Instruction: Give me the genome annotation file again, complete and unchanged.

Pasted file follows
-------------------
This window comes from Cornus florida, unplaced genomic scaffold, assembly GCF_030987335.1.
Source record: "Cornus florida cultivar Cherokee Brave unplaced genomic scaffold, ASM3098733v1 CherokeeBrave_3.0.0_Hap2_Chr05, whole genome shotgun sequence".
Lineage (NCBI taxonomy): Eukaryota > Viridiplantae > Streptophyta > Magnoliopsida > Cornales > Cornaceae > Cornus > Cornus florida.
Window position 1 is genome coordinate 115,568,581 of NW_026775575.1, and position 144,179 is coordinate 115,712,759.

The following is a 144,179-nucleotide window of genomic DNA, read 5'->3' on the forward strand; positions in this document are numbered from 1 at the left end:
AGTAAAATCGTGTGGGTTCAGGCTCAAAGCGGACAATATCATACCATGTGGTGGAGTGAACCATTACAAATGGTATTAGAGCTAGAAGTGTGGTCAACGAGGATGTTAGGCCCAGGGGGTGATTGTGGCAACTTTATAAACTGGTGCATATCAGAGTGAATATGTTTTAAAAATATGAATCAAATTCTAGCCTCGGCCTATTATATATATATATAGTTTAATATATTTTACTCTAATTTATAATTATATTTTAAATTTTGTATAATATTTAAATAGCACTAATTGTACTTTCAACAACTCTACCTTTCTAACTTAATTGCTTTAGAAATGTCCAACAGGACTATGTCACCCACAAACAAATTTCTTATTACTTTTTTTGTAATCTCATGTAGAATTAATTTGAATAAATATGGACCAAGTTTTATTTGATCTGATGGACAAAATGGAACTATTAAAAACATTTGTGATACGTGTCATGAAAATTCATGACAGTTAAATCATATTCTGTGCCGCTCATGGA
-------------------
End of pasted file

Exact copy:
This window comes from Cornus florida, unplaced genomic scaffold, assembly GCF_030987335.1.
Source record: "Cornus florida cultivar Cherokee Brave unplaced genomic scaffold, ASM3098733v1 CherokeeBrave_3.0.0_Hap2_Chr05, whole genome shotgun sequence".
Lineage (NCBI taxonomy): Eukaryota > Viridiplantae > Streptophyta > Magnoliopsida > Cornales > Cornaceae > Cornus > Cornus florida.
Window position 1 is genome coordinate 115,568,581 of NW_026775575.1, and position 144,179 is coordinate 115,712,759.

The following is a 144,179-nucleotide window of genomic DNA, read 5'->3' on the forward strand; positions in this document are numbered from 1 at the left end:
AGTAAAATCGTGTGGGTTCAGGCTCAAAGCGGACAATATCATACCATGTGGTGGAGTGAACCATTACAAATGGTATTAGAGCTAGAAGTGTGGTCAACGAGGATGTTAGGCCCAGGGGGTGATTGTGGCAACTTTATAAACTGGTGCATATCAGAGTGAATATGTTTTAAAAATATGAATCAAATTCTAGCCTCGGCCTATTATATATATATATAGTTTAATATATTTTACTCTAATTTATAATTATATTTTAAATTTTGTATAATATTTAAATAGCACTAATTGTACTTTCAACAACTCTACCTTTCTAACTTAATTGCTTTAGAAATGTCCAACAGGACTATGTCACCCACAAACAAATTTCTTATTACTTTTTTTGTAATCTCATGTAGAATTAATTTGAATAAATATGGACCAAGTTTTATTTGATCTGATGGACAAAATGGAACTATTAAAAACATTTGTGATACGTGTCATGAAAATTCATGACAGTTAAATCATATTCTGTGCCGCTCATGGA